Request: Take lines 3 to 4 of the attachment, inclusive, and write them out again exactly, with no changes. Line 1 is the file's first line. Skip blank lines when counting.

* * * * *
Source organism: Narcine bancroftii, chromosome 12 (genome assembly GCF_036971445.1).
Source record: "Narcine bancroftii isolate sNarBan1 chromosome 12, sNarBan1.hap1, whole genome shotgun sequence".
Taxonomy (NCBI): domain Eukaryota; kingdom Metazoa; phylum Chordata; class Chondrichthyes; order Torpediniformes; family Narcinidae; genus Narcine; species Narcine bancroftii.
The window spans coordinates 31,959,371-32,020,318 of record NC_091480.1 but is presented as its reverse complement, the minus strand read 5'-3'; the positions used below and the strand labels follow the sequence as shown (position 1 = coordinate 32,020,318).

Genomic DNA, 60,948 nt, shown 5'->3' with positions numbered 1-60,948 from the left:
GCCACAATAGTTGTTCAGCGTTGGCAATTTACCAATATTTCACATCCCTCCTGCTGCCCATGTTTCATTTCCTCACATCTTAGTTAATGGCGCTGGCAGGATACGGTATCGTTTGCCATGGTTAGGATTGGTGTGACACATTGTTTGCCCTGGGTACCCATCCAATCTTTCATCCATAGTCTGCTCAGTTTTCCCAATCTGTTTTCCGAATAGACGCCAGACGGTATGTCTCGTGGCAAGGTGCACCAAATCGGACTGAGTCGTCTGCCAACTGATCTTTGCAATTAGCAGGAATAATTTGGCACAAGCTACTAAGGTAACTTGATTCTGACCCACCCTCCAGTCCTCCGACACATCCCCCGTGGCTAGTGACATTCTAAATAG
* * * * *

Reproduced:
Taxonomy (NCBI): domain Eukaryota; kingdom Metazoa; phylum Chordata; class Chondrichthyes; order Torpediniformes; family Narcinidae; genus Narcine; species Narcine bancroftii.
The window spans coordinates 31,959,371-32,020,318 of record NC_091480.1 but is presented as its reverse complement, the minus strand read 5'-3'; the positions used below and the strand labels follow the sequence as shown (position 1 = coordinate 32,020,318).